Guest Blog: How to Diagnose a Difficult Patient #Practice Index


 

I would like to thank Practice Index for their guest post. Practice Index is a site where GP Practice Managers and surgery staff can go and read reviews of suppliers and add their own. Suppliers are then ranked according to feedback received making it easy to find reliable and trusted companies.

 

 

How To Diagnose a Difficult Patient

Blame Dr Google or the ‘era of entitlement’, but the difficult patient is on the rise and they’re costing your practice dearly – and not just financially. GPs with a high number of problem patients – or ‘heart-sinks’ as they’re best known in the profession – are less likely to report feelings of job satisfaction, and more likely to feel burned out. More often, it’s the doctor-patient relationship that needs to be assessed rather than merely the gripes of the patient, and we’re here to help.

Tell-tale symptoms

Studies suggest that most GPs will have around eight ‘heart-sinks’ on their patient list. A problem patient is one who – for whatever reason – impedes the GP’s ability to establish a therapeutic relationship. Someone who refuses to assume the typical patient role, and who may have ideas and beliefs contrary to those of the caregiver. Typical problem patients are men and women over forty, often with marital or other family problems. Sometimes they are isolated in their domestic situation, and may have co-existing depression. New GPs inheriting a patient list can often spot a problem patient a mile off: bulging medical file and appointment / referral / investigation list as long as their arm. A study in the 1950s separated problem patients into the four categories below, and it seems not much has changed…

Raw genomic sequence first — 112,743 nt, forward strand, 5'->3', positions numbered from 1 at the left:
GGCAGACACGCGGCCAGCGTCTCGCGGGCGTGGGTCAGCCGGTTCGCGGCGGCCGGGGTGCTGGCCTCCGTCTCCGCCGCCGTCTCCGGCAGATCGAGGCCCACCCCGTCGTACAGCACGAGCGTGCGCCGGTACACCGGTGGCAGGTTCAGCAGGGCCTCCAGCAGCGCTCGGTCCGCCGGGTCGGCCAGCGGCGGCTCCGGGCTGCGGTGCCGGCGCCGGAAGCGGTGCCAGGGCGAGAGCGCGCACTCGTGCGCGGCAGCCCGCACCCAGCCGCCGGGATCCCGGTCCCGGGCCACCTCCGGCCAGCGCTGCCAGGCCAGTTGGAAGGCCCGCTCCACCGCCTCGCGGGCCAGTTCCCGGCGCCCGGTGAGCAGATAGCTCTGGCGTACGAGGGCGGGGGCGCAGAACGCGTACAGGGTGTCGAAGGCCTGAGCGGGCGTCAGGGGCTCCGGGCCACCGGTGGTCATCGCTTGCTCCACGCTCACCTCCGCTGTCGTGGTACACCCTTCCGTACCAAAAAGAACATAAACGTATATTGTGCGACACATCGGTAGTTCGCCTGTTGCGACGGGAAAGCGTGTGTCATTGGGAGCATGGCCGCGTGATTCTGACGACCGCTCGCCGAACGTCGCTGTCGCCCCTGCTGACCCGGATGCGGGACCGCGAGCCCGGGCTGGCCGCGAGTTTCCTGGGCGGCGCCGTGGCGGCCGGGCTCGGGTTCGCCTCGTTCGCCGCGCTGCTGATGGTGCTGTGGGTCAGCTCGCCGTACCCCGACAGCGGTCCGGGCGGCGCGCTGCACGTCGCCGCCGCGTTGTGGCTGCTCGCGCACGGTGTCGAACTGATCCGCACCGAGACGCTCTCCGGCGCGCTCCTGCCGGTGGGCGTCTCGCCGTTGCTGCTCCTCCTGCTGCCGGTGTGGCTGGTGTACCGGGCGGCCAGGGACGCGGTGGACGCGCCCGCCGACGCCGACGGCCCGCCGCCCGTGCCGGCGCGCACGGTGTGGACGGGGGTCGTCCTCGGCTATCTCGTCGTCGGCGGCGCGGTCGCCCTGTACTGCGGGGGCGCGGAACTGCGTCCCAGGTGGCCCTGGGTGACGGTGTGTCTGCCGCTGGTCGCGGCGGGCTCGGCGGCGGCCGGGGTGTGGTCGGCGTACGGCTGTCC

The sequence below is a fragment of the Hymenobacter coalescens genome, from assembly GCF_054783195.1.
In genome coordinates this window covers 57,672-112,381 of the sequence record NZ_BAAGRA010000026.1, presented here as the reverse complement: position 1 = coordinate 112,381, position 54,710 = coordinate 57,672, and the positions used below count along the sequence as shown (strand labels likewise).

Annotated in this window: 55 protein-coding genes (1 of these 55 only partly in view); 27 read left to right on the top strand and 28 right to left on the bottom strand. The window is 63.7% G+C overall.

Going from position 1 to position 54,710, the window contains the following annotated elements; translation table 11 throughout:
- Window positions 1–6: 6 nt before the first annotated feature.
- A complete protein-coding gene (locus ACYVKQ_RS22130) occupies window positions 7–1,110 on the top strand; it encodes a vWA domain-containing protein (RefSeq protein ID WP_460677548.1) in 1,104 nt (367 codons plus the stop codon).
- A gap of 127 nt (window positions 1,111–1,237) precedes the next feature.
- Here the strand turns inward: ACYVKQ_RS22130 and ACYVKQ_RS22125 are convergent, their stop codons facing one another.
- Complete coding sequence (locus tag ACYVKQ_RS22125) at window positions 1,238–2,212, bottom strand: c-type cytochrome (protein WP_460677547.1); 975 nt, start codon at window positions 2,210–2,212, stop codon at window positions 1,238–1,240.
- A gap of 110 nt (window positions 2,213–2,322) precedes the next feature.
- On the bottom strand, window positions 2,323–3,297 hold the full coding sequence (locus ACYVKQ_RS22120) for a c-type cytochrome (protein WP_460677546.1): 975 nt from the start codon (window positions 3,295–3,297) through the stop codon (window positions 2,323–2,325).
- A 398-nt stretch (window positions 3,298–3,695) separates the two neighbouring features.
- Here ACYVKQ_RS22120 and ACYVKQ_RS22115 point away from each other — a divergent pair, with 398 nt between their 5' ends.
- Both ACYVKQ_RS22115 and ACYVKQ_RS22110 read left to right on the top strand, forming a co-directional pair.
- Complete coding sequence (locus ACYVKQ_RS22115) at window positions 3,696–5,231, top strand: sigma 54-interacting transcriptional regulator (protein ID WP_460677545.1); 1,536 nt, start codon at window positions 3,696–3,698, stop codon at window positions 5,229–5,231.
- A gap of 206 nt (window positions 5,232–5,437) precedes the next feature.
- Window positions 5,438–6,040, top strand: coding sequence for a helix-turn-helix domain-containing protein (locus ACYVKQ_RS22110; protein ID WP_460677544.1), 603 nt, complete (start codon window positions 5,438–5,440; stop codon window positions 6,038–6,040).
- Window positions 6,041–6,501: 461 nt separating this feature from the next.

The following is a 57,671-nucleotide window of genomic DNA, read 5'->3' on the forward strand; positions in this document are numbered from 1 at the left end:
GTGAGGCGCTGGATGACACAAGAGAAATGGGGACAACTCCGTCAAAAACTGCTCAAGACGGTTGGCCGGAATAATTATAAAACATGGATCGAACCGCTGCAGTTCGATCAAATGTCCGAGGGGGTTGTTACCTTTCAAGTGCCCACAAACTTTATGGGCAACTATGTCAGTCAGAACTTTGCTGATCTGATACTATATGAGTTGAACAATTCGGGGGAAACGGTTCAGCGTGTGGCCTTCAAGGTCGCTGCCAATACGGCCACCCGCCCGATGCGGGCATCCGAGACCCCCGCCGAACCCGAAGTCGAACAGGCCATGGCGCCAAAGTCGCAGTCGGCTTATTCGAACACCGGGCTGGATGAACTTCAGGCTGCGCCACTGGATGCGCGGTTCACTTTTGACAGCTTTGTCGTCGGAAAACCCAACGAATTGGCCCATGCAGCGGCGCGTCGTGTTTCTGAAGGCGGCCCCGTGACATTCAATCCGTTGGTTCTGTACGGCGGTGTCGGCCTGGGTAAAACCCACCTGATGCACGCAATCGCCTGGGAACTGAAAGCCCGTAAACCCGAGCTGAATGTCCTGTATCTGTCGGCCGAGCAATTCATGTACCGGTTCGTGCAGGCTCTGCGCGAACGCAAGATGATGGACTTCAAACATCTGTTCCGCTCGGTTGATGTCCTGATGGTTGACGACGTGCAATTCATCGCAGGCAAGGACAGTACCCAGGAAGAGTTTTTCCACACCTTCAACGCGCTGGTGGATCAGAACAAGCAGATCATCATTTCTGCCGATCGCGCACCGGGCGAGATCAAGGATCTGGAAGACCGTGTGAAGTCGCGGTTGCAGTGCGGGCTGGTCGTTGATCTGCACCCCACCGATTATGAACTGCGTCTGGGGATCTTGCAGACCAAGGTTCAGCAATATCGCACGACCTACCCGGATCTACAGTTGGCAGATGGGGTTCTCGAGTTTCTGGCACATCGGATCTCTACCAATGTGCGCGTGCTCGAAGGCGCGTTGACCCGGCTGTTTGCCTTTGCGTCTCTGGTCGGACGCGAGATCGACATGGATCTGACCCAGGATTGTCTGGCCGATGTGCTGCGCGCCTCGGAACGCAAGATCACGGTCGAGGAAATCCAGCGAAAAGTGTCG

• The dependent clinger
  • The entitled demander
  • The manipulative help-rejecter and
  • The self-destructive denier

Relationship surgery

Interestingly, doctors polled in the seventies painted a portrait of the ‘ideal patient’ as one who was trusting, non-complaining, compliant and undemanding. Patients who were perceived as not being seriously ill but complaining, emotional, and uncooperative were often discharged from care early or referred to psychiatric care. Could it be that some of these attitudes remain today, and that part of the problem lies in a GP’s perception of their patient?

 Know your team

As a practice manager you will know better than anyone that GPs can often fall into a number of personality brackets – more of that in another post soon – and it’s your responsibility as overseer to manage personality clashes between doctor and patient. Is the problem actually being exacerbated (or created) by the insecurities of a new doctor, or one with too much on her plate at home? Is it a GP who won’t seek second opinions, or one whose tolerance levels need checking? Talk to your GPs about their patient gripes and see whether the problem can be alleviated by their own perceptions.

…And if all else fails, try encouraging them to book with a different GP next time. Perhaps one with a specialism in their area of need.

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Guest post by Practice Index.

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